What can we learn from this personal testimony?  Allow God’s Word to speak to your heart.  I don’t know your heart, but God does.  And if you’re proud today, you’re courting a cold-blooded spiritual killer.  Never forget . . .

1 God hates pride

There is nothing God hates more than pride.  James 4:6 says, “God is opposed to the proud.”  Paul, a pastor friend who disqualified himself by immorality, showed me this verse and said to me, “Chris, I was proud and God was against me, so I fell.”  When you’re proud, God is against you–you’re swimming upstream, and you’ll eventually drown.  You are fighting the riptide, and you are going to die.  When you’re proud, you’re not the friend of God, but you’re acting like his enemy.  You are a traitor to His glory.

2  God humbles those who walk in pride

He is able to crush and humble anyone.  Remember Nebuchadnezzar’s last statement in verse 37, “He is able to humble those who walk in pride.”  When do you see great humility?  It comes from those who were proudly successful, who now have been humbly broken and crushed.

Remember who you are.  Our very next breath is genuinely dependent upon the grace of God.  There is no person so high that God cannot reduce them to nothing (a frightening thought).  Great parents–be careful of being smug or taking credit.  Great marriage–give glory to God for His grace.  Great income–thank God for His provision.  Great church–honor Him alone for what He has done.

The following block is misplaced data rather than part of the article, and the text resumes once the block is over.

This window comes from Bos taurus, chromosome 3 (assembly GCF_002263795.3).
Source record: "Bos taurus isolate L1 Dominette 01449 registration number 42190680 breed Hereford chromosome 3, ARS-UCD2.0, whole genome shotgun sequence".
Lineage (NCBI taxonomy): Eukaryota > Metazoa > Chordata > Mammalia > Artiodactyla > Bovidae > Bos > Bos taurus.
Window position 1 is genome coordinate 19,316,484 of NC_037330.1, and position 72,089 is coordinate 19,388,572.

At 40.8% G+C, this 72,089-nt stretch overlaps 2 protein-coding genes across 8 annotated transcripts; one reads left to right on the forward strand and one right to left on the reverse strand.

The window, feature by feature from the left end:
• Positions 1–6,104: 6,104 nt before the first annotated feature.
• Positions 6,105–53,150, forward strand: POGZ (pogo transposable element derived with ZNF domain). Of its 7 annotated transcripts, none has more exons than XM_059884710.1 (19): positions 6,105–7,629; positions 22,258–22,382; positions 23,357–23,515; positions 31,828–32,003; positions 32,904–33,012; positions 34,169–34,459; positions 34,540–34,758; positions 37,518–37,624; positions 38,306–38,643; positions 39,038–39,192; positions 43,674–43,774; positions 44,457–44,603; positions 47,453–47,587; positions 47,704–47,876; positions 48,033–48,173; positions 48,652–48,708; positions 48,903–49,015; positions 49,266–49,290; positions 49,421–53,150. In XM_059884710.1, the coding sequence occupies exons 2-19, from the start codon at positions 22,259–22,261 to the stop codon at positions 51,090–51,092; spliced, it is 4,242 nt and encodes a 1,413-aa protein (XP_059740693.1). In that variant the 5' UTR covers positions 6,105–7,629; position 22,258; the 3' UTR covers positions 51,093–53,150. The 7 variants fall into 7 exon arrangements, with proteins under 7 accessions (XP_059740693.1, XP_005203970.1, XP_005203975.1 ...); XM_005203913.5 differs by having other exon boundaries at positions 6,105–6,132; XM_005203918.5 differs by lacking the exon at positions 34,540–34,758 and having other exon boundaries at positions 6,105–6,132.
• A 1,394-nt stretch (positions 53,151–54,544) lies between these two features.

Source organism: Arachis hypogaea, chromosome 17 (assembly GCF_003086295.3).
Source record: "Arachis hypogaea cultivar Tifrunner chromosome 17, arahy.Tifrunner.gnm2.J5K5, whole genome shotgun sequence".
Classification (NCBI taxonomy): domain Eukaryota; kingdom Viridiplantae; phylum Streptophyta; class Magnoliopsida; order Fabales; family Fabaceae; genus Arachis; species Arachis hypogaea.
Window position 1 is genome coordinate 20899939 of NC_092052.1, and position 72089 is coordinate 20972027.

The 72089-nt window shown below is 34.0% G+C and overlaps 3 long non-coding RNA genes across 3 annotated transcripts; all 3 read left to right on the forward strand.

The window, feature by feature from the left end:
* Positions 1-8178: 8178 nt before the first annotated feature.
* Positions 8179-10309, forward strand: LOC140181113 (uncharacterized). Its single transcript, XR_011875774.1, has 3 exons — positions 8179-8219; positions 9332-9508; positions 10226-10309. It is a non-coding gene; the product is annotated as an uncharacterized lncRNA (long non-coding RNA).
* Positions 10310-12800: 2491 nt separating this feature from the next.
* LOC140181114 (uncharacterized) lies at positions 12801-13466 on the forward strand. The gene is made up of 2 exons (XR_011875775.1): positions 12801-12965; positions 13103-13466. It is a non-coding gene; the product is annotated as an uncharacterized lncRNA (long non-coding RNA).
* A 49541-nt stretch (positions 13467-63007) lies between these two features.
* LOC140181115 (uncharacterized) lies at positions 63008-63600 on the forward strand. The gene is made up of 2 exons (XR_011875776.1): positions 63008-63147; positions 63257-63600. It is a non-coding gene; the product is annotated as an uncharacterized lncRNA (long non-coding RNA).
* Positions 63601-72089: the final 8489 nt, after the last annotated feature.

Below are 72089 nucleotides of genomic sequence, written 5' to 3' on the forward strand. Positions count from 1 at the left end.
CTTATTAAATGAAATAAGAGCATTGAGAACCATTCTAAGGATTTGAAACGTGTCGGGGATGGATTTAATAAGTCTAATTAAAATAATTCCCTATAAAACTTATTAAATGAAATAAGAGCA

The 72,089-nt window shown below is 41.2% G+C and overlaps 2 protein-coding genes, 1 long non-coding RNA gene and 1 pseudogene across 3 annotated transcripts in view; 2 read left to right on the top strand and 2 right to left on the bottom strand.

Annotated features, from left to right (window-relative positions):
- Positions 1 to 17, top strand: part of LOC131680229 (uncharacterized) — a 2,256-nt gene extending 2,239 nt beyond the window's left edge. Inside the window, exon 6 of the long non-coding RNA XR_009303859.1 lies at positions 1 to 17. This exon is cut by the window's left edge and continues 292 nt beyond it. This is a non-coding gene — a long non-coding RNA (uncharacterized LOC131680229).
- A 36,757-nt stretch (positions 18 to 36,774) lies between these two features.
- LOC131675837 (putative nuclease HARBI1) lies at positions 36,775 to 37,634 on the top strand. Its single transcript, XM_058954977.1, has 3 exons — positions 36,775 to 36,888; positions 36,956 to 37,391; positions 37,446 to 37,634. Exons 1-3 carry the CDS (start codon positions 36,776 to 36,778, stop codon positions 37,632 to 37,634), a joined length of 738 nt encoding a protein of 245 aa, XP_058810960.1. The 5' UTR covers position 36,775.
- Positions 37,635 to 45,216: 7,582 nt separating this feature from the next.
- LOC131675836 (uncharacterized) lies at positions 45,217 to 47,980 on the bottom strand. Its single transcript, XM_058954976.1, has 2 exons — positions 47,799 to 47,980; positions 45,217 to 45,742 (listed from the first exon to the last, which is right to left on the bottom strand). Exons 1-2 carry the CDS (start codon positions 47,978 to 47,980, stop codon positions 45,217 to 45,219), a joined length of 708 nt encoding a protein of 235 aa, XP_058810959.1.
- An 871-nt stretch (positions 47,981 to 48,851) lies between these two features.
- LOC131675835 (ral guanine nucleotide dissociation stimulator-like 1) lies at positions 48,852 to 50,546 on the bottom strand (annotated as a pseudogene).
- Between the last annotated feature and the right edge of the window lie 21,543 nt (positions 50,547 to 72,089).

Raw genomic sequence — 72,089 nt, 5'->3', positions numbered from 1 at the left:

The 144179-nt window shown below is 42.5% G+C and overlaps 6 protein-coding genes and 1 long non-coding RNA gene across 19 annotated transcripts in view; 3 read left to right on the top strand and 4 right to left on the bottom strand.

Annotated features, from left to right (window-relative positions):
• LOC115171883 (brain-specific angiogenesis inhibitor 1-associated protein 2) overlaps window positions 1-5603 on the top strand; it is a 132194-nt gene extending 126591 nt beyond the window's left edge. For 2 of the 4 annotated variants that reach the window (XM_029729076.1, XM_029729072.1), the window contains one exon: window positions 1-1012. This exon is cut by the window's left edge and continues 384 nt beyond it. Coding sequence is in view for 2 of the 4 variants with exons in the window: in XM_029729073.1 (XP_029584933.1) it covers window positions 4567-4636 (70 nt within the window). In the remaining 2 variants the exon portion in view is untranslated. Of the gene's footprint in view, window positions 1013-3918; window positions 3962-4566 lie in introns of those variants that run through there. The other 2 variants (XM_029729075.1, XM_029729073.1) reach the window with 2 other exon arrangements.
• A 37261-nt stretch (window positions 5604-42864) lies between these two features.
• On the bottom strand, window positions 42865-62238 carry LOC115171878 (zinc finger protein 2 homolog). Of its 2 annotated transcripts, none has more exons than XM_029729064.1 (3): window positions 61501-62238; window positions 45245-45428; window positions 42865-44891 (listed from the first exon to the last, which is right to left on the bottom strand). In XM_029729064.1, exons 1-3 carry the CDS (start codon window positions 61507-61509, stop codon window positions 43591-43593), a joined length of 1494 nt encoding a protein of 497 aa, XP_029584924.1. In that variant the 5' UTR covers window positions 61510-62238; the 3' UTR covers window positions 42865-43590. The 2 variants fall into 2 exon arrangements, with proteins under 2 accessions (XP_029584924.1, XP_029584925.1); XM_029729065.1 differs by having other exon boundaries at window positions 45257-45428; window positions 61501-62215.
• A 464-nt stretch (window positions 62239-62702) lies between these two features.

3  God gives grace to the humble

Do you want to be a useful tool in the Savior’s hand?  Do you want His smile, His favor, His power, His affirmation (“Well done”)–then humble yourself under His mighty hand.

At junior camp, we’d have the kids sit all around their counselor so they could touch anyone of them at any time.  They would squeeze their shoulder and get one of two reactions–a shrug it off, or a humble submit.  Right now, God is squeezing some of you–are you fighting Him, or responding with a heart of submission?  Why is this so important?  Pride results in some serious consequences–pride means discipline for the Christian, and judgment for the non-Christian.

4  God’s true children will be humble

In order to be genuinely saved, you had to come to an end of yourself, and depend on Christ with dependent humility.  You give all that you are for all that He is.  If you didn’t come to Christ in humility, you’re not saved.  And Christian, in order to be truly growing in Christ, you have to depend upon the Word of God and the Spirit of God in dependent humility every day.  If you don’t walk with Christ in humility, you’ll not be sanctified.


ABOUT THIS PREACHER

Chris is the teaching pastor at Faith Bible Church – Murrieta.